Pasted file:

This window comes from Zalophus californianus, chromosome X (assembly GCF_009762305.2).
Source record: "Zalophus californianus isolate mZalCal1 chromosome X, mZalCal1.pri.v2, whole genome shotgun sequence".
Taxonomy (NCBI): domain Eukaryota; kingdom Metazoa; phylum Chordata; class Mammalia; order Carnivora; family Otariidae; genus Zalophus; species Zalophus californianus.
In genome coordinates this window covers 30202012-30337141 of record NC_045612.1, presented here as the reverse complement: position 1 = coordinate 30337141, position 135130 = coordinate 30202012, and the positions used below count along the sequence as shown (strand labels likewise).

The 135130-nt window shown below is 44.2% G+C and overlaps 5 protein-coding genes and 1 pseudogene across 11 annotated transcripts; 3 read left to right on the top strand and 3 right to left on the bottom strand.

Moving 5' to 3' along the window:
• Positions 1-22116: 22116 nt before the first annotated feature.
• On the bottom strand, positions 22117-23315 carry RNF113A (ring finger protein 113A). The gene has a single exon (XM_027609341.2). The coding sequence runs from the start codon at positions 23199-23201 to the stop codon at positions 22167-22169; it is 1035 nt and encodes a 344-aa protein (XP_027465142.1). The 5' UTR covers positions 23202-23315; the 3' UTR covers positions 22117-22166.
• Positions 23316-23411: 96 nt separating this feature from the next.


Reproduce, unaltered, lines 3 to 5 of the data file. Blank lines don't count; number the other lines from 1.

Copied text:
Taxonomy (NCBI): domain Eukaryota; kingdom Metazoa; phylum Chordata; class Mammalia; order Carnivora; family Otariidae; genus Zalophus; species Zalophus californianus.
In genome coordinates this window covers 30202012-30337141 of record NC_045612.1, presented here as the reverse complement: position 1 = coordinate 30337141, position 135130 = coordinate 30202012, and the positions used below count along the sequence as shown (strand labels likewise).

The 135130-nt window shown below is 44.2% G+C and overlaps 5 protein-coding genes and 1 pseudogene across 11 annotated transcripts; 3 read left to right on the top strand and 3 right to left on the bottom strand.